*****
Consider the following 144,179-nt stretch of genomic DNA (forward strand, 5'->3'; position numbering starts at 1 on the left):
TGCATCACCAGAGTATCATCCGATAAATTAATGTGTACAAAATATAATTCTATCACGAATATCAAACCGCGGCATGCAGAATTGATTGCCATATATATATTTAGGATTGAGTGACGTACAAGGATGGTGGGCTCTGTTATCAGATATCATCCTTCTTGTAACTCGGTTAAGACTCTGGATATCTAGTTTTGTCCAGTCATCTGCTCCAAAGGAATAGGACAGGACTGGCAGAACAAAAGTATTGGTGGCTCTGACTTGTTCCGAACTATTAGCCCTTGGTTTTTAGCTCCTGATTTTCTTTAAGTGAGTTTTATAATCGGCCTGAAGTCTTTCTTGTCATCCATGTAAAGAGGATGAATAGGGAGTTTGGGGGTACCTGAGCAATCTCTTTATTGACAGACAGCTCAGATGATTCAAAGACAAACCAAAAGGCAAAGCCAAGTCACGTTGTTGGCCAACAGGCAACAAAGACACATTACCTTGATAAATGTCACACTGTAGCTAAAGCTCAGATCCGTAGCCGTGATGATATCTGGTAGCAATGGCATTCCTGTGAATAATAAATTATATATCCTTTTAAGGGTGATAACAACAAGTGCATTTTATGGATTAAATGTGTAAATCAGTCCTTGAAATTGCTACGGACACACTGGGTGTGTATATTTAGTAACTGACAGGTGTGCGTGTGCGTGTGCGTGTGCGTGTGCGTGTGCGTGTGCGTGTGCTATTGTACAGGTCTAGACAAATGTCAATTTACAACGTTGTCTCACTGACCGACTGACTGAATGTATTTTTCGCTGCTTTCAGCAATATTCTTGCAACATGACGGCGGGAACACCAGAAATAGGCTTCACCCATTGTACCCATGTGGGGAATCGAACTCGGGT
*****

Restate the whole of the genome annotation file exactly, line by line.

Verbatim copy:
Consider the following 144,179-nt stretch of genomic DNA (forward strand, 5'->3'; position numbering starts at 1 on the left):
TGCATCACCAGAGTATCATCCGATAAATTAATGTGTACAAAATATAATTCTATCACGAATATCAAACCGCGGCATGCAGAATTGATTGCCATATATATATTTAGGATTGAGTGACGTACAAGGATGGTGGGCTCTGTTATCAGATATCATCCTTCTTGTAACTCGGTTAAGACTCTGGATATCTAGTTTTGTCCAGTCATCTGCTCCAAAGGAATAGGACAGGACTGGCAGAACAAAAGTATTGGTGGCTCTGACTTGTTCCGAACTATTAGCCCTTGGTTTTTAGCTCCTGATTTTCTTTAAGTGAGTTTTATAATCGGCCTGAAGTCTTTCTTGTCATCCATGTAAAGAGGATGAATAGGGAGTTTGGGGGTACCTGAGCAATCTCTTTATTGACAGACAGCTCAGATGATTCAAAGACAAACCAAAAGGCAAAGCCAAGTCACGTTGTTGGCCAACAGGCAACAAAGACACATTACCTTGATAAATGTCACACTGTAGCTAAAGCTCAGATCCGTAGCCGTGATGATATCTGGTAGCAATGGCATTCCTGTGAATAATAAATTATATATCCTTTTAAGGGTGATAACAACAAGTGCATTTTATGGATTAAATGTGTAAATCAGTCCTTGAAATTGCTACGGACACACTGGGTGTGTATATTTAGTAACTGACAGGTGTGCGTGTGCGTGTGCGTGTGCGTGTGCGTGTGCGTGTGCGTGTGCTATTGTACAGGTCTAGACAAATGTCAATTTACAACGTTGTCTCACTGACCGACTGACTGAATGTATTTTTCGCTGCTTTCAGCAATATTCTTGCAACATGACGGCGGGAACACCAGAAATAGGCTTCACCCATTGTACCCATGTGGGGAATCGAACTCGGGT